Gene expression of a green fluorescent protein homolog as a host-specific biomarker of heat stress within a reef-building coral

Smith-Keune, C. and Dove, S. (2008) Gene expression of a green fluorescent protein homolog as a host-specific biomarker of heat stress within a reef-building coral. Marine Biotechnology, 10 2: 166-180. doi:10.1007/s10126-007-9049-6


Author Smith-Keune, C.
Dove, S.
Title Gene expression of a green fluorescent protein homolog as a host-specific biomarker of heat stress within a reef-building coral
Journal name Marine Biotechnology   Check publisher's open access policy
ISSN 1436-2228
1436-2236
Publication date 2008-03-01
Year available 2008
Sub-type Article (original research)
DOI 10.1007/s10126-007-9049-6
Open Access Status Not yet assessed
Volume 10
Issue 2
Start page 166
End page 180
Total pages 15
Editor J.Grant Burgess
Shigetoh Miyachi
Zhanjiang Liu
Place of publication New York, USA
Publisher Springer
Language eng
Subject C1
060203 Ecological Physiology
060808 Invertebrate Biology
069902 Global Change Biology
Abstract Recent incidences of mass coral bleaching indicate that major reef building corals are increasingly suffering thermal stress associated with climate-related temperature increases. The development of pulse amplitude modulated (PAM) fluorometry has enabled rapid detection of the onset of thermal stress within coral algal symbionts, but sensitive biomarkers of thermal stress specific to the host coral have been slower to emerge. Differential display reverse transcription polymerase chain reaction (DDRT-PCR) was used to produce fingerprints of gene expression for the reef-building coral Acropora millepora exposed to 33 degrees C. Changes in the expression of 23 out of 399 putative genes occurred within 144 h. Down-regulation of one host-specific gene (AmA1a) occurred within just 6 h. Full-length sequencing revealed the product of this gene to be an all-protein chromatophore (green fluorescent protein [GFP]-homolog). RT-PCR revealed consistent down-regulation of this GFP-homolog for three replicate colonies within 6 h at both 32 degrees C and 33 degrees C but not at lower temperatures. Down-regulation of this host gene preceded significant decreases in the photosynthetic activity of photosystem II (dark-adapted F-v/F-m) of algal symbionts as measured by PAM fluorometry. Gene expression of host-specific genes such as GFP-homologs may therefore prove to be highly sensitive indicators for the onset of thermal stress within host coral cells.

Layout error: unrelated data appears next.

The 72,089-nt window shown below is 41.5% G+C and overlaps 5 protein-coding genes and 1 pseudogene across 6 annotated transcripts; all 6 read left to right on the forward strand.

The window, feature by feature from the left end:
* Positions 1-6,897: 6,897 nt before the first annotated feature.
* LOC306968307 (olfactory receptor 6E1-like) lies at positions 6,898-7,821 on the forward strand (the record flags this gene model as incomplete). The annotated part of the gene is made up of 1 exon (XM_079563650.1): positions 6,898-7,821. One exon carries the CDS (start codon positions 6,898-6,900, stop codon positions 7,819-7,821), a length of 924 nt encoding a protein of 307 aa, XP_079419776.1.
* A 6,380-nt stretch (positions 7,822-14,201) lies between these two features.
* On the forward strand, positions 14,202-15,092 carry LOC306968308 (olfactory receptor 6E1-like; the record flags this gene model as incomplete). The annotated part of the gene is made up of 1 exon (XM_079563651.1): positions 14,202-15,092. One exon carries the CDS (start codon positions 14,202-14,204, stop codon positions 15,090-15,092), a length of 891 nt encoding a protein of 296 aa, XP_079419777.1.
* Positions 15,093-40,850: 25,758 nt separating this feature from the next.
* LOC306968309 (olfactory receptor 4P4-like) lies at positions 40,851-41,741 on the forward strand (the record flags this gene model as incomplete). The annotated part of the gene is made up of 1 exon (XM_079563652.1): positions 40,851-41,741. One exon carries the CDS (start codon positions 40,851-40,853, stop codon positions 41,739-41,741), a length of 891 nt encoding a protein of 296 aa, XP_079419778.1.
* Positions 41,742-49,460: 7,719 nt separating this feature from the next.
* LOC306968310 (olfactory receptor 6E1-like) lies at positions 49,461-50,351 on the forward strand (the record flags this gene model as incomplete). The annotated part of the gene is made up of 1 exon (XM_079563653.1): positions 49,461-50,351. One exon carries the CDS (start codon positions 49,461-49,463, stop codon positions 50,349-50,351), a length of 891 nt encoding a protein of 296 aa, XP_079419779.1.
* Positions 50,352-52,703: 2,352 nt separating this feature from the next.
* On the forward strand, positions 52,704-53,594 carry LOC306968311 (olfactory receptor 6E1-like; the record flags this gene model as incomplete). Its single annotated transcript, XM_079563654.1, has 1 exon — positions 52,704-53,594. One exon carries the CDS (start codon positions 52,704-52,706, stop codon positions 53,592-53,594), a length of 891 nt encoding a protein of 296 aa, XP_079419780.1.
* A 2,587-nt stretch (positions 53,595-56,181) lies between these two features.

Formatted abstract
Recent incidences of mass coral bleaching indicate that major reef building corals are increasingly suffering thermal stress associated with climate related temperature increases. The development of pulse amplitude modulated (PAM) fluorometry has enabled rapid detection of the onset of thermal stress within coral algal symbionts, but sensitive biomarkers of thermal stress specific to the host coral have been slower to emerge. Differential display reverse transcription polymerase chain reaction (DDRT-PCR) was used to produce fingerprints of gene expression for the reef-building coral Acropora millepora exposed to 33-C. Changes in the expression of 23 out of 399 putative genes occurred within 144 h. Down-regulation of one host-specific gene (AmA1a) occurred within just 6 h. Full-length sequencing revealed the product of this gene to be an all-protein chromatophore (green fluorescent protein [GFP]-homolog). RT-PCR revealed consistent down-regulation of this GFP-homolog for three replicate colonies within 6 h at both 32-C and 33-C but not at lower temperatures. Down-regulation of this host gene preceded significant decreases in the photosynthetic activity of photosystem II (darkadapted Fv/Fm) of algal symbionts as measured by PAM fluorometry. Gene expression of host-specific genes such as GFP-homologs may therefore prove to be highly sensitive indicators for the onset of thermal stress within host coral cells.
Keyword Biomarkers — — — — —
Coral bleaching
Differential Display
Gene expression
Green Fluorescent Protein
Host Pigments
Q-Index Code C1
Q-Index Status Confirmed Code
Institutional Status UQ

 
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Created: Thu, 16 Apr 2009, 23:15:34 EST by Peter Fogarty on behalf of Centre for Marine Studies